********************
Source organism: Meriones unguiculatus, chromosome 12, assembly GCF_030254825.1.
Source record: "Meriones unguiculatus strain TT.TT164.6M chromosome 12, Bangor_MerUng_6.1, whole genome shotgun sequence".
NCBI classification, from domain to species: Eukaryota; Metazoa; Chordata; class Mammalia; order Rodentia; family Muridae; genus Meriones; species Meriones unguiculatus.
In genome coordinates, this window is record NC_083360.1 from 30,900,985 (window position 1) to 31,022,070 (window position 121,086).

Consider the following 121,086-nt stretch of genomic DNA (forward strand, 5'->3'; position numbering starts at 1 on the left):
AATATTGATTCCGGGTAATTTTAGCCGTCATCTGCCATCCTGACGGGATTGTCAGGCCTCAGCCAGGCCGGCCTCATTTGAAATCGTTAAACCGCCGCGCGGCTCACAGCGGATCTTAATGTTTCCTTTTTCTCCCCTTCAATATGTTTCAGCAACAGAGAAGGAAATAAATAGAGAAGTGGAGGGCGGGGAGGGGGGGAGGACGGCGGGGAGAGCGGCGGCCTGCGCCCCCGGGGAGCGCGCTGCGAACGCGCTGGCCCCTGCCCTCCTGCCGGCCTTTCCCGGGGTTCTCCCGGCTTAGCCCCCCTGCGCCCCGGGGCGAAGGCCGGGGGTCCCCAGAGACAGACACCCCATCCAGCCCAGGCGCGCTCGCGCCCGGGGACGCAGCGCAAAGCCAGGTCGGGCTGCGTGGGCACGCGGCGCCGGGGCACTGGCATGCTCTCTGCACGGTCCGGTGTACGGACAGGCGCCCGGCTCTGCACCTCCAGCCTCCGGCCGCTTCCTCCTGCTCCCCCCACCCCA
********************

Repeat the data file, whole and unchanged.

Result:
Source organism: Meriones unguiculatus, chromosome 12, assembly GCF_030254825.1.
Source record: "Meriones unguiculatus strain TT.TT164.6M chromosome 12, Bangor_MerUng_6.1, whole genome shotgun sequence".
NCBI classification, from domain to species: Eukaryota; Metazoa; Chordata; class Mammalia; order Rodentia; family Muridae; genus Meriones; species Meriones unguiculatus.
In genome coordinates, this window is record NC_083360.1 from 30,900,985 (window position 1) to 31,022,070 (window position 121,086).

Consider the following 121,086-nt stretch of genomic DNA (forward strand, 5'->3'; position numbering starts at 1 on the left):
AATATTGATTCCGGGTAATTTTAGCCGTCATCTGCCATCCTGACGGGATTGTCAGGCCTCAGCCAGGCCGGCCTCATTTGAAATCGTTAAACCGCCGCGCGGCTCACAGCGGATCTTAATGTTTCCTTTTTCTCCCCTTCAATATGTTTCAGCAACAGAGAAGGAAATAAATAGAGAAGTGGAGGGCGGGGAGGGGGGGAGGACGGCGGGGAGAGCGGCGGCCTGCGCCCCCGGGGAGCGCGCTGCGAACGCGCTGGCCCCTGCCCTCCTGCCGGCCTTTCCCGGGGTTCTCCCGGCTTAGCCCCCCTGCGCCCCGGGGCGAAGGCCGGGGGTCCCCAGAGACAGACACCCCATCCAGCCCAGGCGCGCTCGCGCCCGGGGACGCAGCGCAAAGCCAGGTCGGGCTGCGTGGGCACGCGGCGCCGGGGCACTGGCATGCTCTCTGCACGGTCCGGTGTACGGACAGGCGCCCGGCTCTGCACCTCCAGCCTCCGGCCGCTTCCTCCTGCTCCCCCCACCCCA